No Pain, No Gain

I take pleasure in discomfort. It’s a masochistic game that drives me to grind the chain ring a little further, glide the skin track a little longer or scramble the trail a little steeper. More often than not, this works in favor of many outdoorswoman or man on the pursuit of fresh air or first ascents.

 

For some, it’s a natural gift that comes easily. For others, like myself, it’s a learned technique that has developed through the perks and perils of playing outside. But whatever the struggle, it inevitably boils down to a single, tried-and-true cliché: mind over matter. With enough mental strength, your mind will adapt to – and even thrive on – the challenges that stand in your way.

 

I first discovered this new talent just over three years ago, when a traumatic brain injury from a horseback-riding excursion rendered me useless for nearly two months. Small triumphs, like taking a shower every three days or eating a days’ meal consisting solely of six saltine crackers and half bottle of vanilla-flavored Ensure, were big reasons to celebrate. Though my movements were wrought with pain, it all got a little easier each day, and minor progress was met with exuberant – if not relentless – high-fives and fist pumps.

Elbow injury

This summer, I’ve confronted discomfort with a new series of challenges as I continue to embark on a solo road trip. It’s come in various mental and physical forms: camping within feet of mating mountain lions; derailleur issues and ensuing hike-a-bikes in the midst of a trail ride; poison oak and giardia acquired in a single day. Most recently, another sidelining injury – a ménage à trois involving my elbow, a bike trail and ineffective antibiotics – brought on another lesson in discomfort.

 

Unable to bike, hike, climb or swim, I was forced outside of my normally active comfort zone and struggled to accept my new (albeit temporary) fate that involved a lot of couch time at my dad’s house. So I did what I normally do when I’m faced with discomfort: I began to embrace it and watched as my world began to change.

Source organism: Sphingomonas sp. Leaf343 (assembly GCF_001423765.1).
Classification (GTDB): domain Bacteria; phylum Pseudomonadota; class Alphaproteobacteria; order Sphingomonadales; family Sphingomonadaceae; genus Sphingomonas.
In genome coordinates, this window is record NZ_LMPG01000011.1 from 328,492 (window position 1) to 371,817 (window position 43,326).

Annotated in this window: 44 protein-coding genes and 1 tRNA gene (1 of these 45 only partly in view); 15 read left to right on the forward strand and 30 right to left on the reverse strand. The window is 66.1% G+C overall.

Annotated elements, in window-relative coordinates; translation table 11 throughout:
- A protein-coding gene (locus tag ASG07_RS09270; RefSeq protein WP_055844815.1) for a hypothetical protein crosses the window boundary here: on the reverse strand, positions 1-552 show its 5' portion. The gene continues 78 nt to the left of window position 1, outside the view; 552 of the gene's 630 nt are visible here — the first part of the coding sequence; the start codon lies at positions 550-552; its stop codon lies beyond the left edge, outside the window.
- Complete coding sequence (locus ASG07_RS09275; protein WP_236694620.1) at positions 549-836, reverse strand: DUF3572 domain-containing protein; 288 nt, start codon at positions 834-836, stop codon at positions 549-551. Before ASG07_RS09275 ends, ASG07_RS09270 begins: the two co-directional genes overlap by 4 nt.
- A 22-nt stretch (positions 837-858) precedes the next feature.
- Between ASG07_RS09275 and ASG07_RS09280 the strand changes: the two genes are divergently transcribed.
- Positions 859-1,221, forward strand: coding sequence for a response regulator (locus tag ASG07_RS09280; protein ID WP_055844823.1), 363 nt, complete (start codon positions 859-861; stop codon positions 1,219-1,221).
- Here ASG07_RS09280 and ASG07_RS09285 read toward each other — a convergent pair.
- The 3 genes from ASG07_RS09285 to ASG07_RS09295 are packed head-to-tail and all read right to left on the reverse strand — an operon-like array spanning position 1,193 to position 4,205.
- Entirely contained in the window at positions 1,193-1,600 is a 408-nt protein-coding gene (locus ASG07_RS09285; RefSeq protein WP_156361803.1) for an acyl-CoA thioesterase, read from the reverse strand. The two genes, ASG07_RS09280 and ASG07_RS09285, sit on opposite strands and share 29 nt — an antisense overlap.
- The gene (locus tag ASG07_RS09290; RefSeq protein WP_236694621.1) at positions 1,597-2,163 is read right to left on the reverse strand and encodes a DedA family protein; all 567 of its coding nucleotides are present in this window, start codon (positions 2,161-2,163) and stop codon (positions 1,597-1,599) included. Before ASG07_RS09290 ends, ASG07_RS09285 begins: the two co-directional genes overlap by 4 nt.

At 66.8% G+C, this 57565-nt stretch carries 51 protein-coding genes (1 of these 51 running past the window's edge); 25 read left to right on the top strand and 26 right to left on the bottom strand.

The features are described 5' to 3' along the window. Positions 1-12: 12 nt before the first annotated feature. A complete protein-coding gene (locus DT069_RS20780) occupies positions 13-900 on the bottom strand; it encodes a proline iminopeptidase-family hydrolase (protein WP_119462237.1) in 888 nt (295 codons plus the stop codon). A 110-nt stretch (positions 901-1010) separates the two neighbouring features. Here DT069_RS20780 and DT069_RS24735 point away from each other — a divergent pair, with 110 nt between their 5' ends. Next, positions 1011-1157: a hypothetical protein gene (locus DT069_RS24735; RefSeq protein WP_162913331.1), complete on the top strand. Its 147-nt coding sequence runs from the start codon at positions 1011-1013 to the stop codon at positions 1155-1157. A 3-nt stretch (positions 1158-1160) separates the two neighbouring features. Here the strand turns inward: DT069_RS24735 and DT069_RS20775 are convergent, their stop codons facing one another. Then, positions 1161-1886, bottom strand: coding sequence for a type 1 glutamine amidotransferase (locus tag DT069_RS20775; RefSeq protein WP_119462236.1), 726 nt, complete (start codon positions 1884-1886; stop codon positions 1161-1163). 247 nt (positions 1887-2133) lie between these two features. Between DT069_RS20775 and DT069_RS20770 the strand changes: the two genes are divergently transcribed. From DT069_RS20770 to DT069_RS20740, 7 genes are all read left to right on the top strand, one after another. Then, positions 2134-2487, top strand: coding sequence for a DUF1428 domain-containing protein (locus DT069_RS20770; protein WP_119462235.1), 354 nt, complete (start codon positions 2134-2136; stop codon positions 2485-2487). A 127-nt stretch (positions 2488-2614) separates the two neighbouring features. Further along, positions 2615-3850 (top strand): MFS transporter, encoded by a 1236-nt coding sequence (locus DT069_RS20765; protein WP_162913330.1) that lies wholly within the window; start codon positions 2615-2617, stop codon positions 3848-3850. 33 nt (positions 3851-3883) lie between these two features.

I reveled in small victories, like chipping away at entire containers of mint chocolate chip ice cream on my own. (High five!) Or devouring generously sharable bags of kettle chips in one sitting. (Fist pump!) Or indulging in hours of mindless reality television shows and movies I’m too embarrassed to mention. (Knuckle bump!) It was a struggle to change my habits, but with enough determination, I was able to expand my comfort zone – not to mention my waistline. At the end of one month, I finally fell into a pleasurable routine and learned to love the apathetic progress I had made.

 

And then the doctor cleared me to ride.

 

The pain and suffering of pedaling my bike struck with a vengeance. A month’s worth of sloth-ism wrecked havoc on four months of training and endurance, leaving me gasping for breath on the easiest and smoothest trail in Bend, Oregon. Once again, I called upon my mental strength to pedal a little further and burn the lungs a little longer, knowing that every small discomfort was contributing to the larger goal of regaining my strength and sanity.

 

As I write this, I’m still trying to settle back into my on-the-go routine and challenging the things that make me uncomfortable. And given enough time and caloric energy, my snug bike shorts will no longer cause pain and suffering around my waist.

 

Stephanie has fled Park City for an indefinite period of time, and is traveling the west on her own terms. -Ed

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